Together, they seek the Tusk of Ganesh, a legendary artifact tucked away in the Western Ghats of India. A rebel group, led by intellectual strongman Asav, is also on the hunt for this relic to consolidate power and create conflict. Chloe and Nadine must then set aside their differences to find the Tusk before Asav and his murderous men do, fulfilling personal goals on the way to preventing a civil war and the deaths of millions of innocents.
The odd couple dynamic isn’t anything original, and the plot plays out like a conventional summer action flick. It’s that signature snappy Naughty Dog dialogue grounded with quiet moments and elevated by authentic voice acting that make this story feel fresh. Having it unfold through the eyes of presumably amoral individuals in Chloe and Nadine also makes their decisions to act nobly more satisfying than Nathan Drake’s heroic deeds. Not to downplay Nate’s accomplishments, but there was never any doubt that he’d eventually do the right thing. But for two fairly simple side characters with a history of checking out when things get too tough, it’s a lot more interesting to see how they react under pressure.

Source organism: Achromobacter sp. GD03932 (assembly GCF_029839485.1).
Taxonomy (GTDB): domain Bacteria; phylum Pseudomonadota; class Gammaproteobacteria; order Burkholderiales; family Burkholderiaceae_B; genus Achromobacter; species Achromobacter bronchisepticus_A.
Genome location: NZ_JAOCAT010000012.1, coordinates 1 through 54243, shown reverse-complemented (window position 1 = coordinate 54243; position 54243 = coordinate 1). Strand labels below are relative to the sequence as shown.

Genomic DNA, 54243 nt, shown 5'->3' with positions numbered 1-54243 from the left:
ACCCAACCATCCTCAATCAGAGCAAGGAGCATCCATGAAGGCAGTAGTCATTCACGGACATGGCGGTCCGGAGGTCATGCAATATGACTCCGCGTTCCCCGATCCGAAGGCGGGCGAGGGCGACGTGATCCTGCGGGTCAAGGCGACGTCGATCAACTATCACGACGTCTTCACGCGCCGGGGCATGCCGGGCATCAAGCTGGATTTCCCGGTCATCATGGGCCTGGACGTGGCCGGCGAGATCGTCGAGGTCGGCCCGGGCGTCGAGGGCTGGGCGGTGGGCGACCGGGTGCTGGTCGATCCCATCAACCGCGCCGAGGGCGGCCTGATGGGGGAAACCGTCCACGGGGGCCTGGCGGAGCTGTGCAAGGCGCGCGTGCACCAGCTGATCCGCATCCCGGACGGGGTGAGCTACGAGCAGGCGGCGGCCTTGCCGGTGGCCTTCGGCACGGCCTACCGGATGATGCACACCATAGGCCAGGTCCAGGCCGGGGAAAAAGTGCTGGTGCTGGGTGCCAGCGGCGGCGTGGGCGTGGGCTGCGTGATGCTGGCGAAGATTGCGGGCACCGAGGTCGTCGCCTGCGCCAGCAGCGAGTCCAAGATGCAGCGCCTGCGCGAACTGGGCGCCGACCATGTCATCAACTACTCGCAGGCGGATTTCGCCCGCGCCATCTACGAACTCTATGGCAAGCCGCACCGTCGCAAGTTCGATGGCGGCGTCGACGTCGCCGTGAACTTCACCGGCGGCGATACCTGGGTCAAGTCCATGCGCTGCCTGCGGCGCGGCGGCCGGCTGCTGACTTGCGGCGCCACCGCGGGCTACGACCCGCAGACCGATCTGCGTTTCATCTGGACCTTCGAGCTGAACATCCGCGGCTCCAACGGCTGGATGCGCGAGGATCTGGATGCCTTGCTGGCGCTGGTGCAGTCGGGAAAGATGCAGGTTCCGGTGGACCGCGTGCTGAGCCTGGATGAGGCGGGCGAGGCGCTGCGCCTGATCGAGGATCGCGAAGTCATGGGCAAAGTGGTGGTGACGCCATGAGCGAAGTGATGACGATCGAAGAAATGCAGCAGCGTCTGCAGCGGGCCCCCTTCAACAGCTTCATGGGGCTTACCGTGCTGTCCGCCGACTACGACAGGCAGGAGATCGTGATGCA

Another thing worth noting is that the two leads are women and the three major players are people of color. The past four games all had white main characters, most of which were dudes. While Chloe and Nadine are both voiced by Caucasian women and this isn’t a numbered entry in the series, it’s still a step in the right direction towards diversity in representation for big-budget titles. Naughty Dog is an industry leader, and it’s encouraging to have a renowned studio put out a game of this caliber with the heroes as black and brown-skinned females who aren’t sexualized.
Familiar, fine-tuned foundations
It’s no surprise though that the actual gameplay doesn’t break much ground. Every mechanical element from Uncharted 4 is carried over here. You’re swinging with a grappling hook, winching trees and doors to your jeep for leverage, mounting craggy walls with a piton, sliding down watery and/or muddy slopes, marking enemies with your weapon, and smoothly transitioning in and out of sneaking and gunfighting.